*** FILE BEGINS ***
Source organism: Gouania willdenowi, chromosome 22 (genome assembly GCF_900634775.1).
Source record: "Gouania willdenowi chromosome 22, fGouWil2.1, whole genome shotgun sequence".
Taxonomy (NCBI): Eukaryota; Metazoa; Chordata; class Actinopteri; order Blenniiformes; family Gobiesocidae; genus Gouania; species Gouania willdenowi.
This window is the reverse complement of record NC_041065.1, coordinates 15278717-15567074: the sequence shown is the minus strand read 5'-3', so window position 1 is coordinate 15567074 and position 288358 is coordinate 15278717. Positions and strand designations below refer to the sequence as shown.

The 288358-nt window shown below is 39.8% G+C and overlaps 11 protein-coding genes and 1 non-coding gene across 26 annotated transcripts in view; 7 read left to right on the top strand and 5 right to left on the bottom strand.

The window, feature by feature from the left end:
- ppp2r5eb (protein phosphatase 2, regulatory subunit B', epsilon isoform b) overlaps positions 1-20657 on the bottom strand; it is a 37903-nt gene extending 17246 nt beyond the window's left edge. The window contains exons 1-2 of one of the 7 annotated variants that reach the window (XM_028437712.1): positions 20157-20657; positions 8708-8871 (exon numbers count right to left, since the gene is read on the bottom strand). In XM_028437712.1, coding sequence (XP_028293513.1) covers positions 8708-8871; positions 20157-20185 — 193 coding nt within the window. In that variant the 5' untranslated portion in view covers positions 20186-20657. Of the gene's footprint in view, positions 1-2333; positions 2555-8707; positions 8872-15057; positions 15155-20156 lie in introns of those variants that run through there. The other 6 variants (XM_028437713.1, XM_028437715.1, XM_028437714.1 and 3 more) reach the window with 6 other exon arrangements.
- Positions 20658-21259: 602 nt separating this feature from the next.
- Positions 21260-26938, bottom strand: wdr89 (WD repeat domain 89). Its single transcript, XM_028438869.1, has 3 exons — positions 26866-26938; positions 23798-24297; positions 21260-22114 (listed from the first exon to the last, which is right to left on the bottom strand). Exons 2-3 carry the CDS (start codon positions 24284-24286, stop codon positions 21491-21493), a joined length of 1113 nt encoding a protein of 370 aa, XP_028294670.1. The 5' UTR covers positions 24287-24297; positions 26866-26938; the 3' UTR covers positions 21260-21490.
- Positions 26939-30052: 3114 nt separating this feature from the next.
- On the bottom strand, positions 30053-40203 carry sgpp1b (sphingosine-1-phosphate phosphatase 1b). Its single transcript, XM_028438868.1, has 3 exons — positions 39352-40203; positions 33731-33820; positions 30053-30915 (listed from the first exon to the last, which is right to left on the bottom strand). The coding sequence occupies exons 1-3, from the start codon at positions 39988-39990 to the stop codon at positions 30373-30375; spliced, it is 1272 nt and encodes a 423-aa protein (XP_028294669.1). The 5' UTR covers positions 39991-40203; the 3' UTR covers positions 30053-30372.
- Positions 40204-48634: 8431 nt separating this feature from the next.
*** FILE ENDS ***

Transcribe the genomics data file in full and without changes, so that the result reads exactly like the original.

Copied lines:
Source organism: Gouania willdenowi, chromosome 22 (genome assembly GCF_900634775.1).
Source record: "Gouania willdenowi chromosome 22, fGouWil2.1, whole genome shotgun sequence".
Taxonomy (NCBI): Eukaryota; Metazoa; Chordata; class Actinopteri; order Blenniiformes; family Gobiesocidae; genus Gouania; species Gouania willdenowi.
This window is the reverse complement of record NC_041065.1, coordinates 15278717-15567074: the sequence shown is the minus strand read 5'-3', so window position 1 is coordinate 15567074 and position 288358 is coordinate 15278717. Positions and strand designations below refer to the sequence as shown.

The 288358-nt window shown below is 39.8% G+C and overlaps 11 protein-coding genes and 1 non-coding gene across 26 annotated transcripts in view; 7 read left to right on the top strand and 5 right to left on the bottom strand.

The window, feature by feature from the left end:
- ppp2r5eb (protein phosphatase 2, regulatory subunit B', epsilon isoform b) overlaps positions 1-20657 on the bottom strand; it is a 37903-nt gene extending 17246 nt beyond the window's left edge. The window contains exons 1-2 of one of the 7 annotated variants that reach the window (XM_028437712.1): positions 20157-20657; positions 8708-8871 (exon numbers count right to left, since the gene is read on the bottom strand). In XM_028437712.1, coding sequence (XP_028293513.1) covers positions 8708-8871; positions 20157-20185 — 193 coding nt within the window. In that variant the 5' untranslated portion in view covers positions 20186-20657. Of the gene's footprint in view, positions 1-2333; positions 2555-8707; positions 8872-15057; positions 15155-20156 lie in introns of those variants that run through there. The other 6 variants (XM_028437713.1, XM_028437715.1, XM_028437714.1 and 3 more) reach the window with 6 other exon arrangements.
- Positions 20658-21259: 602 nt separating this feature from the next.
- Positions 21260-26938, bottom strand: wdr89 (WD repeat domain 89). Its single transcript, XM_028438869.1, has 3 exons — positions 26866-26938; positions 23798-24297; positions 21260-22114 (listed from the first exon to the last, which is right to left on the bottom strand). Exons 2-3 carry the CDS (start codon positions 24284-24286, stop codon positions 21491-21493), a joined length of 1113 nt encoding a protein of 370 aa, XP_028294670.1. The 5' UTR covers positions 24287-24297; positions 26866-26938; the 3' UTR covers positions 21260-21490.
- Positions 26939-30052: 3114 nt separating this feature from the next.
- On the bottom strand, positions 30053-40203 carry sgpp1b (sphingosine-1-phosphate phosphatase 1b). Its single transcript, XM_028438868.1, has 3 exons — positions 39352-40203; positions 33731-33820; positions 30053-30915 (listed from the first exon to the last, which is right to left on the bottom strand). The coding sequence occupies exons 1-3, from the start codon at positions 39988-39990 to the stop codon at positions 30373-30375; spliced, it is 1272 nt and encodes a 423-aa protein (XP_028294669.1). The 5' UTR covers positions 39991-40203; the 3' UTR covers positions 30053-30372.
- Positions 40204-48634: 8431 nt separating this feature from the next.